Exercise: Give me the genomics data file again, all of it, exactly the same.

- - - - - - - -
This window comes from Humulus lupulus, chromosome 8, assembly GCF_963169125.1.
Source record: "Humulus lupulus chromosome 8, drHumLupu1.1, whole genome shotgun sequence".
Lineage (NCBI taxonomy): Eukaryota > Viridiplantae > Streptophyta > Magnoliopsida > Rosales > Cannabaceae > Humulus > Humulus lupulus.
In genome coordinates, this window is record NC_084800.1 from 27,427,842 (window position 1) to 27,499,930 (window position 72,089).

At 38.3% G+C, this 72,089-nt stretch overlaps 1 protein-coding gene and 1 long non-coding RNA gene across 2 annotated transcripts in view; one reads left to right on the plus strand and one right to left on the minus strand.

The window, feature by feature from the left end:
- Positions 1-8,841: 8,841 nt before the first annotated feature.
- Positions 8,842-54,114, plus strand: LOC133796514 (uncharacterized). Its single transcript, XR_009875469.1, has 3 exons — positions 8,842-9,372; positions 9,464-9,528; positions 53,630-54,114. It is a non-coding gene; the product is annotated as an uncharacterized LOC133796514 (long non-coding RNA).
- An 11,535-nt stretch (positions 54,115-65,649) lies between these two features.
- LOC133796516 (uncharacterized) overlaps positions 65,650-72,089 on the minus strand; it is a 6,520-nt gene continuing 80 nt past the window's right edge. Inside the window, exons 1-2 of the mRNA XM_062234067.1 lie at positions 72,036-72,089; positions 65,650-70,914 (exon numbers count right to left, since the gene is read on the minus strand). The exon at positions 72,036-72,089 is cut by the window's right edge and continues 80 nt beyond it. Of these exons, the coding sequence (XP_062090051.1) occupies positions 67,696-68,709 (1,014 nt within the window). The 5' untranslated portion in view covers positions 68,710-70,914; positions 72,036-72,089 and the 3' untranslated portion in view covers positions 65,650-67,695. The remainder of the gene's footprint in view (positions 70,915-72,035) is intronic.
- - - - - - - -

This window comes from Humulus lupulus, chromosome 8, assembly GCF_963169125.1.
Source record: "Humulus lupulus chromosome 8, drHumLupu1.1, whole genome shotgun sequence".
Lineage (NCBI taxonomy): Eukaryota > Viridiplantae > Streptophyta > Magnoliopsida > Rosales > Cannabaceae > Humulus > Humulus lupulus.
In genome coordinates, this window is record NC_084800.1 from 27,427,842 (window position 1) to 27,499,930 (window position 72,089).

At 38.3% G+C, this 72,089-nt stretch overlaps 1 protein-coding gene and 1 long non-coding RNA gene across 2 annotated transcripts in view; one reads left to right on the plus strand and one right to left on the minus strand.

The window, feature by feature from the left end:
- Positions 1-8,841: 8,841 nt before the first annotated feature.
- Positions 8,842-54,114, plus strand: LOC133796514 (uncharacterized). Its single transcript, XR_009875469.1, has 3 exons — positions 8,842-9,372; positions 9,464-9,528; positions 53,630-54,114. It is a non-coding gene; the product is annotated as an uncharacterized LOC133796514 (long non-coding RNA).
- An 11,535-nt stretch (positions 54,115-65,649) lies between these two features.
- LOC133796516 (uncharacterized) overlaps positions 65,650-72,089 on the minus strand; it is a 6,520-nt gene continuing 80 nt past the window's right edge. Inside the window, exons 1-2 of the mRNA XM_062234067.1 lie at positions 72,036-72,089; positions 65,650-70,914 (exon numbers count right to left, since the gene is read on the minus strand). The exon at positions 72,036-72,089 is cut by the window's right edge and continues 80 nt beyond it. Of these exons, the coding sequence (XP_062090051.1) occupies positions 67,696-68,709 (1,014 nt within the window). The 5' untranslated portion in view covers positions 68,710-70,914; positions 72,036-72,089 and the 3' untranslated portion in view covers positions 65,650-67,695. The remainder of the gene's footprint in view (positions 70,915-72,035) is intronic.